Meet the Design Panel – Jenny Krauss
Is it time for you to take your business to the next level? Get tips, advice, and your questions answered at UncommonGoods’ third design panel and happy hour – How To Make It: Scaling Up Your Creative Business – taking place in Brooklyn, NY on August 28th. The panelists have experience advising businesses and personal experience with scaling up, like panelist, Jenny Krauss.
Jenny’s business started in 2008 with a love of Peruvian traditional embroidery. Today, her business employs 1600 artisans, who make anything from pillows to belts, while earning a steady income and preserving their local culture.
Without further ado… meet Jenny!
What is an uncommon fact about yourself?
In college and grad school, I never took a business, accounting, or economics class and I knew nothing about starting a company. I did a lot of research, picked people’s brains and realized it’s mostly common sense. Now I enjoy advising start-ups as best I can.
What products are you responsible for?
Belts, bags, pillows, shoes, luggage tags and whatever else I decide to produce; all hand woven and hand embroidered in wool or cotton.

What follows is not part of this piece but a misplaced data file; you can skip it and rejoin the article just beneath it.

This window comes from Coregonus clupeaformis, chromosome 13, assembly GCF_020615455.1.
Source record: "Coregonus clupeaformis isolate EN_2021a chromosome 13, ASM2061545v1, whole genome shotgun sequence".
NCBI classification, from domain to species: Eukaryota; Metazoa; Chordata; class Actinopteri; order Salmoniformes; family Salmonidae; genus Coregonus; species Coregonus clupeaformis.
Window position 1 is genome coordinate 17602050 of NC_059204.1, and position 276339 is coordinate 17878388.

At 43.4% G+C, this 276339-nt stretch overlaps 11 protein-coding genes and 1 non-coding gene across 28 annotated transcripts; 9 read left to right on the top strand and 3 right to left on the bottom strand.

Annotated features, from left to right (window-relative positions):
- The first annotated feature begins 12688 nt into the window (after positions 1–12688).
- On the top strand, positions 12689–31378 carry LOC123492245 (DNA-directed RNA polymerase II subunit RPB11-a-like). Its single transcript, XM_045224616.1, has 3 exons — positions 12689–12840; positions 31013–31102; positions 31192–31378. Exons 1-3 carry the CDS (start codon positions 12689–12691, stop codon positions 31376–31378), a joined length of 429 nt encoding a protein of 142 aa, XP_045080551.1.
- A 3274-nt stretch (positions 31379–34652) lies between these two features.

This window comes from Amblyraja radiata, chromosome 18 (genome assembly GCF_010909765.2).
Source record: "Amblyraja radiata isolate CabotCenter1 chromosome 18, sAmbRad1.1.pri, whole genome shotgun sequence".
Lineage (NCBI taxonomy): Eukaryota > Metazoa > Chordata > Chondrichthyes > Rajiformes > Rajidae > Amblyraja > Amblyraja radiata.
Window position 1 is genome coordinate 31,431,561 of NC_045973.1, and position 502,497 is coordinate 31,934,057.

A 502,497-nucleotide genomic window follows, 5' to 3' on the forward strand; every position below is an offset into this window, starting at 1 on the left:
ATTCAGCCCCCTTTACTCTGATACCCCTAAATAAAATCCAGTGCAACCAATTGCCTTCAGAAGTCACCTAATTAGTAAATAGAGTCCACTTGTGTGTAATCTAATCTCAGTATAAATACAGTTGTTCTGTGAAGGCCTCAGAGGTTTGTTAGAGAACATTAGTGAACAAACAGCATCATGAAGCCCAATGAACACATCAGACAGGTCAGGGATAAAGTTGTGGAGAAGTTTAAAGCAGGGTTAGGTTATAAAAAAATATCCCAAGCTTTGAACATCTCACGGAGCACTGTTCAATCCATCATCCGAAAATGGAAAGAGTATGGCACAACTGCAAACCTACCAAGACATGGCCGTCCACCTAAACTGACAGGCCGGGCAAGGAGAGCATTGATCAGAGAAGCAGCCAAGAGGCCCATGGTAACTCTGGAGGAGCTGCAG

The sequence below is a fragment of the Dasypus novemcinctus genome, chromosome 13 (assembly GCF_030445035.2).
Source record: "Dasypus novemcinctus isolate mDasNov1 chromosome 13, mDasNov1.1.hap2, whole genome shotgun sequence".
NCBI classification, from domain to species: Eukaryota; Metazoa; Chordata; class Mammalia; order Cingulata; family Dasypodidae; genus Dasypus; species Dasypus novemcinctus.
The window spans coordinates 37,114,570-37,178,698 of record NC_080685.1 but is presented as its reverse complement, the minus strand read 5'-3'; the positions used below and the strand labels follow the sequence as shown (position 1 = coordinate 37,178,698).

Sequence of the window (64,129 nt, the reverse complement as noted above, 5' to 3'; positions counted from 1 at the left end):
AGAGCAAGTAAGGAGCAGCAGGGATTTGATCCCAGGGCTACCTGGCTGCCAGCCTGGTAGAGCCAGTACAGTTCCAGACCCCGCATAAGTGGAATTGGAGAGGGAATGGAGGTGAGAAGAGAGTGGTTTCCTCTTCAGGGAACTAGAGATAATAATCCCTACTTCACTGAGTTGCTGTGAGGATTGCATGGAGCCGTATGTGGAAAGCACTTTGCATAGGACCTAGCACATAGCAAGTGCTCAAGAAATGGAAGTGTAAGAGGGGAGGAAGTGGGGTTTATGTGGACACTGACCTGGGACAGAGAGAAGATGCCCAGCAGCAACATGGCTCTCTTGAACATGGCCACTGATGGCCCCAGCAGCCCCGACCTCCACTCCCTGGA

What advice would you give to designers who think they are ready to take their business to the next level?
Take it one step at a time and don’t get deep into debt. I’ve read in business books that a common mistake for new companies is to overestimate sales. Having to manufacture more is better than getting stuck with too much inventory. Depending on your product, research your market and consider possibilities in addition to manufacturing, such as selling or licensing your designs.
What tools do you use to manage your time and stay productive?
I keep a to-do list that is with me at all times. Everything, important or trivial, is written down so it won’t be forgotten. Don’t spend work time on non-work activities like tweeting with friends, surfing the web, etc.
What advice would you give yourself when you were first starting out?
I funded my business with my own savings so if I failed I wouldn’t owe anyone money. If this is an option, I suggest using it. Or, go to family, friends, and funding sites such as Kickstarter before going to a bank. And be prepared to work long hours.
What does a typical workday look like?
I start out thinking I know what’s ahead for the day and then, almost always, something comes up, either from a customer or a supplier, and I have to stop everything and deal with it. Today is a perfect example; e-mails to one of my producer’s in rural Peru keep bouncing back. I did some research online and it turns out her domain name has expired. I’m sure she has no idea about how to fix this so I’m trying to track her down and not having much luck. There is no typical day!
What does scaling up mean for you?
My business only scaled up when there was revenue to do so. Meaning, strong sales propelled it forward, and earned money provided the funds. I added more products to the line but didn’t have to add more employees here in the US. The group of artisans in Peru swelled from 300 to 1600 which puts pressure on me to keep sales up.